9 Dead in shooting in historic church in U.S


 A white man opened fire during a prayer meeting inside a historic black church in downtown Charleston on Wednesday night, killing nine people in an assault that authorities described as a hate crime. The shooter was still at large.
The shooting took place at the Emanuel AME Church, Police Chief Greg Mullen said. He said there were survivors, but would not say how many, or how many were inside at the time of the shooting. He also would not confirm whether the pastor, state Sen. Clementa Pinckney, was one of the victims.
Mullen said eight victims were found dead inside the church and the ninth died at a hospital.
Mullen described the suspect as a white male in his early 20s, with sandy blonde hair. He said he believed it was a hate crime, but would not elaborate. He called the shooting "senseless."
Mullen said the scene was chaotic when police arrived, and the officers thought they had the suspect tracked with a police dog, but he got away.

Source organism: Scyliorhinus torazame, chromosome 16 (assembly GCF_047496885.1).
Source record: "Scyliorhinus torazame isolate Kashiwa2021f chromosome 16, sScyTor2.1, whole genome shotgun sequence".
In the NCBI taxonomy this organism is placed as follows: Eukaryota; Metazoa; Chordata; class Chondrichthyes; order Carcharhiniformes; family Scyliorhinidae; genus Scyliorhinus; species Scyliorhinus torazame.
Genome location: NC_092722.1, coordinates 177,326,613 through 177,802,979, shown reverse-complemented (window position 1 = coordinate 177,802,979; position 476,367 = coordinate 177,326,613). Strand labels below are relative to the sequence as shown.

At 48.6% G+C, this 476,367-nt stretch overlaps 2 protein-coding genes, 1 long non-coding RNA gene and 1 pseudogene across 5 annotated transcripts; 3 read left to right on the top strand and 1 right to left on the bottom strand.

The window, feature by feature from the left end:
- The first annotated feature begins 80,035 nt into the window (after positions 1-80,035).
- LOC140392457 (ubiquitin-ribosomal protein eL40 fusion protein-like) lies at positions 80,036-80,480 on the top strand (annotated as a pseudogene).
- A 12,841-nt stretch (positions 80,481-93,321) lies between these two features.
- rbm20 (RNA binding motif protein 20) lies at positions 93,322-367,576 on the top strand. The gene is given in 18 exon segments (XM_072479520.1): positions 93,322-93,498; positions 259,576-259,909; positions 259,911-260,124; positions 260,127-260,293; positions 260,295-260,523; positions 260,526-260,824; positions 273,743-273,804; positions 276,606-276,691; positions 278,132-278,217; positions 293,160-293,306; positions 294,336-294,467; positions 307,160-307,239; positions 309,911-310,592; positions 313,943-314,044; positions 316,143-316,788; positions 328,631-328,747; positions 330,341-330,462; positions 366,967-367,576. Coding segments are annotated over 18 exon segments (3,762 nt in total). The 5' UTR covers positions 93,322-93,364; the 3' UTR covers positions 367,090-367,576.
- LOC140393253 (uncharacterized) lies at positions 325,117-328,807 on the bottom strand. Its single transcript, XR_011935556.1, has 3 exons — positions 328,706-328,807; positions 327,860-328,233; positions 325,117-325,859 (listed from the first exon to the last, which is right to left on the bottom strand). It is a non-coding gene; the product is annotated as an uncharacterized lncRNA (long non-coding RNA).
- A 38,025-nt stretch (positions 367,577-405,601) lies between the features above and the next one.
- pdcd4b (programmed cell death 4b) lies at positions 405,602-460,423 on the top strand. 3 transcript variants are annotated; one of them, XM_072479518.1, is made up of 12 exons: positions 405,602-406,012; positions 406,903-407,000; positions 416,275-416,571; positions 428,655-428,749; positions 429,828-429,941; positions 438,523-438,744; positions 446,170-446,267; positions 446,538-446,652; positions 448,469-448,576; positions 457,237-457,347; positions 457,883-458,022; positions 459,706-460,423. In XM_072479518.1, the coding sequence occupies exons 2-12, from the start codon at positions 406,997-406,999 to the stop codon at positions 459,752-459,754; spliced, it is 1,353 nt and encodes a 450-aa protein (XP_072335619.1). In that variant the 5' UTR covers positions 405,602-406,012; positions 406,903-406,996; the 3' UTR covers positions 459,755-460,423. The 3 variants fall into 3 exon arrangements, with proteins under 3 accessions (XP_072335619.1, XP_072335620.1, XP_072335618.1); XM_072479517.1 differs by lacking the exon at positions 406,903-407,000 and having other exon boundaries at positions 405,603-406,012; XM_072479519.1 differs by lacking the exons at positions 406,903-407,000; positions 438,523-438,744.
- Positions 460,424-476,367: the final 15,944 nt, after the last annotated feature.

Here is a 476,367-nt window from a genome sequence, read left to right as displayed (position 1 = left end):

"The only reason that someone could walk into a church and shoot people praying is out of hate," said Charleston Mayor Joseph P. Riley. "It is the most dastardly act that one could possibly imagine, and we will bring that person to justice. ... This is one hateful person." Riley said the shooting was an "unspeakable tragedy. Inexplicable."
Community organizer Christopher Cason said he felt certain the shootings were racially motivated. "I am very tired of people telling me that I don't have the right to be angry," Cason said. "I am very angry right now."
Even before Scott's shooting in April, Cason said he had been part of a group meeting with police and local leaders to try to shore up relations


AP
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